May 30, 2013

Filmmaking and Globetrotting

An international education student creates grassroots films from the ground up
Sebastian Lindstrom’s filmmaking journeys have made him an advocate for the nutritional value of camel milk.

“Guerilla filmmaking” or “disruptive filmmaking” might sound like aggressively antisocial terms, but they describe an endeavor in human understanding that has taken UMass graduate student Sebastian Lindstrom to over sixty countries in five years.

Lindstrom, a founder of the independent production collective What Took You So Long?, has created films about topics like social networking in Somalia and family planning in Kenya. “Hot Chocolate for Bedouins,” a short feature, explores his current passions: camel milk, and its use in 100 different countries as a highly nutritious and drought-resistant superfood. “WTYSL” is currently following activist chef José Andrés around Haiti, to give a gastronomic profile of the country that few Americans would otherwise see.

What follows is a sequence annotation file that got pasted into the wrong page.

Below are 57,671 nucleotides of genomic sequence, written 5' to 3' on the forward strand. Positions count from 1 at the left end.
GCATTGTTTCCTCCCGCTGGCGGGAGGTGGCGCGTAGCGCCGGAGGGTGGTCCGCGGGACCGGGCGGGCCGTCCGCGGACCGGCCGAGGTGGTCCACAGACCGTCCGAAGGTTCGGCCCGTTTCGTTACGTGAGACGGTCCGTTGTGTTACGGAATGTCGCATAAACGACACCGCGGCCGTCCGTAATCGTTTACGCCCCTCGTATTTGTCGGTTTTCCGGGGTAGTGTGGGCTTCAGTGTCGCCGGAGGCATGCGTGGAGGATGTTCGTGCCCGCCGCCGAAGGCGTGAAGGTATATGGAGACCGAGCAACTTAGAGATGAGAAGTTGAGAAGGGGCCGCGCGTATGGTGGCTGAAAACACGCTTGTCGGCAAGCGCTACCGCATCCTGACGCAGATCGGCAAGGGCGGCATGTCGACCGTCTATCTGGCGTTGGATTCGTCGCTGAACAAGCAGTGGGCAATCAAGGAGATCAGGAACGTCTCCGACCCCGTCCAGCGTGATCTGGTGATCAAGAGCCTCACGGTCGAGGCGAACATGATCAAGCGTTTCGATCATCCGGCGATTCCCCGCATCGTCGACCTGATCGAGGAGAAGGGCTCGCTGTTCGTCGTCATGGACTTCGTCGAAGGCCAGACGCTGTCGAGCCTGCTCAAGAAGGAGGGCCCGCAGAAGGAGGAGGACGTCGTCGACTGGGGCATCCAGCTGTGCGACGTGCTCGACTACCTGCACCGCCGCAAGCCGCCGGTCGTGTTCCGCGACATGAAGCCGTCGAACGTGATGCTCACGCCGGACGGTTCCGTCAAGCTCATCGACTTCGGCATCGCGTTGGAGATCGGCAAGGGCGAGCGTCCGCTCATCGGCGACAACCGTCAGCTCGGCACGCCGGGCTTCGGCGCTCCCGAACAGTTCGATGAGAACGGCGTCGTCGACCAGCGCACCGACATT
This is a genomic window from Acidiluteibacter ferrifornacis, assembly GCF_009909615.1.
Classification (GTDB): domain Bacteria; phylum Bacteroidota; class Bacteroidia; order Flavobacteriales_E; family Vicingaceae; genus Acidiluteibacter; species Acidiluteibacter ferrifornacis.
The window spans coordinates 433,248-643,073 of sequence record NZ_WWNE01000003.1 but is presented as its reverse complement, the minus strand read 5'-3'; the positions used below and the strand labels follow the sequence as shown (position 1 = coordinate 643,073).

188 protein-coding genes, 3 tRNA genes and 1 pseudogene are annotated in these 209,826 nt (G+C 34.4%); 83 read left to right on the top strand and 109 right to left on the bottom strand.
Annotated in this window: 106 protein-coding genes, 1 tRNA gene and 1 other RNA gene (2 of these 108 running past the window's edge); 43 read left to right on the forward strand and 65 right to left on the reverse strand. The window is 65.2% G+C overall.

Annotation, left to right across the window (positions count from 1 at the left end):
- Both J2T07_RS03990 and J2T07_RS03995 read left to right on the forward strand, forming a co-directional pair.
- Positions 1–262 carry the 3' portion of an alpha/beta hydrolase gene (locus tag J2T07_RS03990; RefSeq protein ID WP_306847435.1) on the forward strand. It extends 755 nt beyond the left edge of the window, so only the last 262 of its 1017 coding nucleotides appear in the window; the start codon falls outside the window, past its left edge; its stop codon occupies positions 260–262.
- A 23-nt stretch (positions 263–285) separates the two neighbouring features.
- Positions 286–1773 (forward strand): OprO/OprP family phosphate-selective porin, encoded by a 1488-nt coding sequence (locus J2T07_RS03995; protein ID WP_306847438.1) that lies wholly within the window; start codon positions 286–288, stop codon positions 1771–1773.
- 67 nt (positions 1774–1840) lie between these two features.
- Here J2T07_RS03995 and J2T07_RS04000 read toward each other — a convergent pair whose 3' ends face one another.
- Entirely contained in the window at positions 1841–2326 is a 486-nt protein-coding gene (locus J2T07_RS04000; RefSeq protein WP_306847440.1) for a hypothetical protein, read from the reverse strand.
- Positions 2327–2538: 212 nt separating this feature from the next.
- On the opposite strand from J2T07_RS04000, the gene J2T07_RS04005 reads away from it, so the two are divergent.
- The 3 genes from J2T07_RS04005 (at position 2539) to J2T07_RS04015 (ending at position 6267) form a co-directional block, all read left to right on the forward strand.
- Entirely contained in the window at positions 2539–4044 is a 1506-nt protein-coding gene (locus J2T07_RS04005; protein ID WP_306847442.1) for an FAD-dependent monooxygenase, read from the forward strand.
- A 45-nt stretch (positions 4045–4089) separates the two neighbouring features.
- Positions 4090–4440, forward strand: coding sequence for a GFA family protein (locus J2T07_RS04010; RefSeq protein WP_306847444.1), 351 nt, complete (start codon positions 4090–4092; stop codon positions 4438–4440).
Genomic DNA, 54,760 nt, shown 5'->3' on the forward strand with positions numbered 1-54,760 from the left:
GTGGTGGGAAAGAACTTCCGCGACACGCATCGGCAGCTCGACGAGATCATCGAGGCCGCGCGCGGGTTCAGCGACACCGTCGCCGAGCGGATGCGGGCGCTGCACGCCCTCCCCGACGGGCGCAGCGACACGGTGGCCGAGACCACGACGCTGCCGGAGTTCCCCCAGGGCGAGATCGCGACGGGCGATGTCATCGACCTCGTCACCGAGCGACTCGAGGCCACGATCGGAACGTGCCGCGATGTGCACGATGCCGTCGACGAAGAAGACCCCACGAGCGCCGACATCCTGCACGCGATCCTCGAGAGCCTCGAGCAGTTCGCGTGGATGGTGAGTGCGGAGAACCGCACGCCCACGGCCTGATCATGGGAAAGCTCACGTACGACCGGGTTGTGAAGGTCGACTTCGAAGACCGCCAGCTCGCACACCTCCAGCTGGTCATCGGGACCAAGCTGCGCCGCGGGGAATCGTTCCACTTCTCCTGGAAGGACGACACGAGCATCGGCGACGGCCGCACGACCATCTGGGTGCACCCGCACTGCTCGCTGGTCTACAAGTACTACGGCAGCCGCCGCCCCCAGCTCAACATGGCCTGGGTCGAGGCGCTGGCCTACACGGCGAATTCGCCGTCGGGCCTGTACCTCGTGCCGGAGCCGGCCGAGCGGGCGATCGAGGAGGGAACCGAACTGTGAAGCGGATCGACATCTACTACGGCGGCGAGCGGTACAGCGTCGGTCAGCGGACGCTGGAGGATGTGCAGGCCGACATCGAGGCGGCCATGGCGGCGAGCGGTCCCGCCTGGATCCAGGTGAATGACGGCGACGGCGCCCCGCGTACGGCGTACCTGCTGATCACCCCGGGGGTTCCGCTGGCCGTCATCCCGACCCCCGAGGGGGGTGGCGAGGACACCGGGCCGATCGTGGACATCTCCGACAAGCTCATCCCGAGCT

Guerilla filmmaking offers “high levels of inconvenience” to the usual process, says Lindstrom. It disrupts the customs that separate film crew from subject. “We do a lot of couch surfing and stay with local people. We never spend the night in a hotel if we can help it,” he says. “It’s different than the old model of showing up in the van in the morning with your coffee in hand.”

Guerilla filmmakers “break a lot of laws and rules when we are out,” he continues, in order to uncover untold stories. His team gets permission from the people they are filming. They carry handheld HD cameras that look like still cameras, so they can pass for tourists and move on quickly if need be. They also use public transportation as a way to save money, meet people, ask for help, and generally orient themselves to the local culture.

Lindstrom, currently studying education in conflict zones through the School of Education’s master’s program, says that while these methods might seem inconvenient, they allow for a new level of cultural immersion. The main point of any documentary endeavor, he says, is to find its humanitarian root, to ask: “How does what I am doing influence or impact the world?”